When I was named business editor of The Des Moines Register in 1998, one of my favorite parts of the job was going to the daily news meetings and poking holes in stories pitched by the city editor, who was young, new to his job and overly ambitious. 

He was the kind of editor who pitched the content of a story – even writing the first few sentences – before anyone had actually done the research for it. 

As you might expect, a lot of those stories never turned out the way he pitched them, and I would delight in pointing that out at the news meeting the following day. 

Newspapers are notorious for their bad management, and I have to admit that neither I nor the inexperienced city editor did much to change that image. 

I mention it now because I’ve just read Jann Freed’s new book “Leading With Wisdom: Sage Advice From 100 Experts,” which is available on Amazon.com.

Her chapter on destructive egos caused me to realize for the first time how bad some of my behaviors were back when I was trying to be a leader. 

Freed, who lives in Des Moines, is a leadership and change management consultant with The Genysys Group and a professor emerita of business management at Central College in Pella. 

She’s been fascinated by the wisdom of older leaders and spent a good part of the last decade interviewing 100 authorities in the field of leadership. She started small with a dozen people, whom she described as “highly recognized authors and thought leaders.” 

She asked each to recommend others, whom she also interviewed and asked for additional recommendations, and so on until she’d done 100 interviews.

She distills into eight specific practices the lessons she learned from a wide array of experts who range from Warren Buffett to Stephen Covey to Des Moines’ own Jim Autry. 

The book appealed to me because it’s not targeted at the traditional managerial class of folks who typically buy leadership books, although Freed said she will use it in seminars she conducts for corporate clients, which in the past have included Wells Fargo & Co., Principal Financial Group Inc. and Meredith Corp.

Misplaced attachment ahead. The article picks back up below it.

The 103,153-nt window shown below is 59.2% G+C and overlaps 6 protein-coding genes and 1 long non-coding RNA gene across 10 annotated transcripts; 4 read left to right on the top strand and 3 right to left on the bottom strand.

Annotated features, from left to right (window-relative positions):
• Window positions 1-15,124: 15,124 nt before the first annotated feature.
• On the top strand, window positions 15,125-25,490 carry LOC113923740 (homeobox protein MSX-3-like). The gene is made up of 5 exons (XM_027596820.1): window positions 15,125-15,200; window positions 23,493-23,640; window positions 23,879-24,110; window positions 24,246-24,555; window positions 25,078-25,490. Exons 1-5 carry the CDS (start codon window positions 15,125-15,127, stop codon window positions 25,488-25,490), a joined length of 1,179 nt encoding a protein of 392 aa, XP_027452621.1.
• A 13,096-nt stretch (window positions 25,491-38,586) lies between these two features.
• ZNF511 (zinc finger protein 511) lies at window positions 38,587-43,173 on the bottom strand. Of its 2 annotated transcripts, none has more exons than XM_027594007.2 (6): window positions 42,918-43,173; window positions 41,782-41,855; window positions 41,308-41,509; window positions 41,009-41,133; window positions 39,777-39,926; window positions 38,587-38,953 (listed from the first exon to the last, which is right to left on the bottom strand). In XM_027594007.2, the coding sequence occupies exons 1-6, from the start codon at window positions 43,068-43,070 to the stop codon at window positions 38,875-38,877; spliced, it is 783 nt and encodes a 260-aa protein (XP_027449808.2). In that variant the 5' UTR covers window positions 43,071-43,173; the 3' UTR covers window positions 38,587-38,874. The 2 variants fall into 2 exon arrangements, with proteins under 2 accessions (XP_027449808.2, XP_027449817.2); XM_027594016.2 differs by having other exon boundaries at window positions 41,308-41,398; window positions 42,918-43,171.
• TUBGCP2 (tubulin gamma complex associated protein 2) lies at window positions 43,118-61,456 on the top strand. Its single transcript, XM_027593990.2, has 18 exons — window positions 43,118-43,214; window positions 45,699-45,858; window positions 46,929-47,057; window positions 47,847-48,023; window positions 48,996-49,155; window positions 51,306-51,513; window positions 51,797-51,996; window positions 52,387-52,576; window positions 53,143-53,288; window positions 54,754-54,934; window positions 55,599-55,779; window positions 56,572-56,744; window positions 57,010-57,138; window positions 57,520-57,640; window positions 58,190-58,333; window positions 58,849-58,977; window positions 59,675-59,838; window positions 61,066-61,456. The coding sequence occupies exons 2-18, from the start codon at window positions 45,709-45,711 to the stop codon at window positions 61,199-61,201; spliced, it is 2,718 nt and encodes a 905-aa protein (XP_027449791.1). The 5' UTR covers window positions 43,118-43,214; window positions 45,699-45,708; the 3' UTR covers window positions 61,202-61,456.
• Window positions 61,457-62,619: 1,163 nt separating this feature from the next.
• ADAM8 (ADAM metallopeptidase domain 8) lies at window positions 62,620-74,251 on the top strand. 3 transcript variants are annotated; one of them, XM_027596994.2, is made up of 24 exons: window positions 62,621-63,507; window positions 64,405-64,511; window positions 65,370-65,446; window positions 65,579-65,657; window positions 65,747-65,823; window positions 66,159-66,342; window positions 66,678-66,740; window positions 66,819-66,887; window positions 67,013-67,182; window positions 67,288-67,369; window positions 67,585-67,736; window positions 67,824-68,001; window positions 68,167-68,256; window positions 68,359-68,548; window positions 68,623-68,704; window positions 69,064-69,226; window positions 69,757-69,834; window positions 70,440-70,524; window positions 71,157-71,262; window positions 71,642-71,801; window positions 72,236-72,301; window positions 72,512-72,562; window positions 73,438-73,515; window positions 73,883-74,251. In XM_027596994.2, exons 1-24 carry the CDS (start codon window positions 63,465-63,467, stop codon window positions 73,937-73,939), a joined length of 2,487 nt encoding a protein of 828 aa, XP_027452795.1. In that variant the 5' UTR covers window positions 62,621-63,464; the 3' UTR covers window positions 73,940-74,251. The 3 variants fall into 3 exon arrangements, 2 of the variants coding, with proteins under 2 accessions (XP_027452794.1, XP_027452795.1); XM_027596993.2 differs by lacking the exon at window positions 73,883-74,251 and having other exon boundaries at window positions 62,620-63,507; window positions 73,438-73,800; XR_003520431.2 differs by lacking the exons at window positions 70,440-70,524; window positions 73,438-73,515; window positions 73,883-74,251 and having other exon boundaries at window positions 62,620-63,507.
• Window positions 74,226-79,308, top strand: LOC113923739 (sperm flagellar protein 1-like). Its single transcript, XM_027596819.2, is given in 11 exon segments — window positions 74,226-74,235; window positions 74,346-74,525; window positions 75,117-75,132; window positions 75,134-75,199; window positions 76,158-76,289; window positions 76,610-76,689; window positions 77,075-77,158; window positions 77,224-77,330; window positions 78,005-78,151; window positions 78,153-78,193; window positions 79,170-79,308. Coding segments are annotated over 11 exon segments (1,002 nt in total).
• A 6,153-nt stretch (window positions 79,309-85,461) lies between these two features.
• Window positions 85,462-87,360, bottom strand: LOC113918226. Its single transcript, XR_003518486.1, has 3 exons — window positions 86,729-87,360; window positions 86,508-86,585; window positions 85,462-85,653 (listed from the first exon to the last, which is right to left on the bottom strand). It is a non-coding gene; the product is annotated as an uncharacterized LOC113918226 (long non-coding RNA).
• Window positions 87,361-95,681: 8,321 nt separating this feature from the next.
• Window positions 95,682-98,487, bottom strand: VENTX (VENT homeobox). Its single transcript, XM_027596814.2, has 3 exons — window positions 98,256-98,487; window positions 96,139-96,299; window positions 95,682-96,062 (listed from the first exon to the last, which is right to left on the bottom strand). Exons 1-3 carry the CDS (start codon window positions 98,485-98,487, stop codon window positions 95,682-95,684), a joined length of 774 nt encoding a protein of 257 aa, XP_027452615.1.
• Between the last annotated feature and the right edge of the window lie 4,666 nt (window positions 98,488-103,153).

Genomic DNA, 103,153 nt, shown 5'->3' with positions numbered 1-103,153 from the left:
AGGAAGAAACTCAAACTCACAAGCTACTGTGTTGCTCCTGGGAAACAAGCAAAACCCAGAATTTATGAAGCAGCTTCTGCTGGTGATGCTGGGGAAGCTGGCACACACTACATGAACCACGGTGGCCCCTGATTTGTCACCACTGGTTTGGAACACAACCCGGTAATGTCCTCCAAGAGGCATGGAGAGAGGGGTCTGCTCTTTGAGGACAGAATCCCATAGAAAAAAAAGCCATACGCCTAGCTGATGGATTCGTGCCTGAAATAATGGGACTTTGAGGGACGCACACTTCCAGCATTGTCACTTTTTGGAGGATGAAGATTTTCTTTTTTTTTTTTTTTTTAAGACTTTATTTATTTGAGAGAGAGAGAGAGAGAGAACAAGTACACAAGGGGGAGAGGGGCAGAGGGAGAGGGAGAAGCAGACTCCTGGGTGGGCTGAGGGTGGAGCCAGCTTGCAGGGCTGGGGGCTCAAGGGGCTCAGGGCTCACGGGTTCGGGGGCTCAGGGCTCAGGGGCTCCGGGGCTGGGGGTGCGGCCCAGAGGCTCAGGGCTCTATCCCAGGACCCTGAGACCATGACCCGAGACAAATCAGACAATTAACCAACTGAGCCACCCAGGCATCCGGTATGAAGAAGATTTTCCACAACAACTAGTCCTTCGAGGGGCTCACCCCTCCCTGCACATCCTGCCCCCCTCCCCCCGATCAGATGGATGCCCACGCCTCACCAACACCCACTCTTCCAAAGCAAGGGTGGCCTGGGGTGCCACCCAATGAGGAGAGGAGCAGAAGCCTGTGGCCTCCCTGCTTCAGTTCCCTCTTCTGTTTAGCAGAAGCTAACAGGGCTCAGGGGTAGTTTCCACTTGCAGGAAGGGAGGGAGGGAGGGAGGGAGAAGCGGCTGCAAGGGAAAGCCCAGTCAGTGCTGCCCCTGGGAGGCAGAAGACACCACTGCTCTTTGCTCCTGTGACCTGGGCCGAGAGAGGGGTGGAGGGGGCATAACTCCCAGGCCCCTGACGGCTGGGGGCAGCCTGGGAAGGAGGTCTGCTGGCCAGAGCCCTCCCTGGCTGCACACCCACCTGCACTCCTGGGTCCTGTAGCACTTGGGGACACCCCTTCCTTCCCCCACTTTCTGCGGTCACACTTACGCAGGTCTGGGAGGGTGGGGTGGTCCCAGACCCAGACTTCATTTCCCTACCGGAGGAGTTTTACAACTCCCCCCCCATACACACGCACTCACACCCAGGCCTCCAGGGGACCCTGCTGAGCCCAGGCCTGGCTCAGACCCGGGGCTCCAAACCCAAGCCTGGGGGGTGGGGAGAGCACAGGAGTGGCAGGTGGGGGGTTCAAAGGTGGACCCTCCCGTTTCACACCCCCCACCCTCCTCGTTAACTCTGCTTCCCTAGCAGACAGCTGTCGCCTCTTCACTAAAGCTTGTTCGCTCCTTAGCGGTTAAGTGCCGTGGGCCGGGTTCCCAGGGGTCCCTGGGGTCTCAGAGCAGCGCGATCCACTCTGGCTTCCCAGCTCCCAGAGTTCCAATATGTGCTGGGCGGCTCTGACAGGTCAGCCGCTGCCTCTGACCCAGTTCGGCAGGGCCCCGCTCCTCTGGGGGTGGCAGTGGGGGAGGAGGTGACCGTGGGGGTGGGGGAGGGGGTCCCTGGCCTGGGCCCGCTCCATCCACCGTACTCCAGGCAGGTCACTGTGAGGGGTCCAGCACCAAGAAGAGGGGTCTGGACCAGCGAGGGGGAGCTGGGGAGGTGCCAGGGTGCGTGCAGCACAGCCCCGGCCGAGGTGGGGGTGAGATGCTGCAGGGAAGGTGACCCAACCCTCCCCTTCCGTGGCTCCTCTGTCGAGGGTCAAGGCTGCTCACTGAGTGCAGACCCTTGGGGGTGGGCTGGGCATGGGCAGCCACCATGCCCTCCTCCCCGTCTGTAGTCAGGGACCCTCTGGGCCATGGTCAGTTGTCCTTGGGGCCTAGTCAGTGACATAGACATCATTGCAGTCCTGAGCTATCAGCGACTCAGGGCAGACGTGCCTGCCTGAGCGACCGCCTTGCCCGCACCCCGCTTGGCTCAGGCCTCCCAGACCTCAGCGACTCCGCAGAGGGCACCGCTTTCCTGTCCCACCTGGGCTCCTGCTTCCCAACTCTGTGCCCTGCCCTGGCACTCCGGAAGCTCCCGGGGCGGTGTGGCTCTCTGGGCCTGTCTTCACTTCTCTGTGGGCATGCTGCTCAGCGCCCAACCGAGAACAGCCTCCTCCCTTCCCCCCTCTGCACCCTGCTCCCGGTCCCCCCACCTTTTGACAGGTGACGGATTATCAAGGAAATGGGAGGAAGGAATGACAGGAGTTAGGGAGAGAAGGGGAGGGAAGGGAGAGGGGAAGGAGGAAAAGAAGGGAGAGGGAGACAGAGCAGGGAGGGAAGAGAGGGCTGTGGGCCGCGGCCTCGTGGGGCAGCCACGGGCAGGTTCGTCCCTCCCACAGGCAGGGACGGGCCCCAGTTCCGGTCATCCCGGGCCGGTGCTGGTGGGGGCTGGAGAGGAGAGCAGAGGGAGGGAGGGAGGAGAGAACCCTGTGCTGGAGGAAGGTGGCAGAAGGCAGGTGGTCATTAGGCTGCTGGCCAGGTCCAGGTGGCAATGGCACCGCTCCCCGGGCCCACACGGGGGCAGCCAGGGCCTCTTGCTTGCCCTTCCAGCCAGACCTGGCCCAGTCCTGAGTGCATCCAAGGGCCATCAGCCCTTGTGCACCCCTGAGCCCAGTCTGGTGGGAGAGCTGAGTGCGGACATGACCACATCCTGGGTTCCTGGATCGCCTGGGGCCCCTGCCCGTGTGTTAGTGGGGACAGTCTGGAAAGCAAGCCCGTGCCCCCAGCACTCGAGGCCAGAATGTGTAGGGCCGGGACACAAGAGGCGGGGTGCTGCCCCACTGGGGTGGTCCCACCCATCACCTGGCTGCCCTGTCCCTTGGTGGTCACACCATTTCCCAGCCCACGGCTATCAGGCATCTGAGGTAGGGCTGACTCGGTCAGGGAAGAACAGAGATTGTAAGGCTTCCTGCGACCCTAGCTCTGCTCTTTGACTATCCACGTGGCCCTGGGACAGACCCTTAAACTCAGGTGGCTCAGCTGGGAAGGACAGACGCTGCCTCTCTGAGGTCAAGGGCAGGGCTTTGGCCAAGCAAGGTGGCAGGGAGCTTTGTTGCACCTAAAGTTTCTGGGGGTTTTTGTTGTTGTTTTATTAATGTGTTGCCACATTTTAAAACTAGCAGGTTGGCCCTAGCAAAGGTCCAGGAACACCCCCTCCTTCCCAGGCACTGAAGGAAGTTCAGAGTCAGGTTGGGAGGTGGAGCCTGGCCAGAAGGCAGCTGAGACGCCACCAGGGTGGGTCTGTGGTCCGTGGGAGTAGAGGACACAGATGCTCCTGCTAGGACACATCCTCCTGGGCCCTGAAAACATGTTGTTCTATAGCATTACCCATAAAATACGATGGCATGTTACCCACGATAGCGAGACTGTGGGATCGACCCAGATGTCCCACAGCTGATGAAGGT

Her new target audience, Freed said, is the Baby Boomer generation, which is entering a new phase of life, retirement, which many of us have not planned for, nor do we know what to expect. 

By providing leadership principles about egos, compassion, community, legacy and such, Freed believes she can teach us truths about ourselves that will make life more enjoyable as we move on to that next stage. 

Freed confided to me that she’d like to be “the Suze Orman of the second half of life. I’d like to have a column. I’d like to have a radio show. I’d like to be the go-to person for people who have just retired and don’t know what to do with the rest of their lives.” 

“The most important person you will lead is yourself,” she said. 

The real key about good leadership, Freed said, is that good leaders know who they are, how their actions impact others and they care about it.

But to become a good leader, she said, “you have to want to learn it,” to understand the intricacies of what is involved and how your actions affect others.  

“Most people don’t understand when the ego is taking over,” she said. “We all have to have an ego, but when it takes over, it often manifests itself in terms of jealousy, envy, greed, defensiveness, micromanaging.”

Back in 1998, I didn’t understand how ridiculing my colleague during the daily news meetings was affecting him until he started doing the same to stories that I pitched. By then, we were both losers.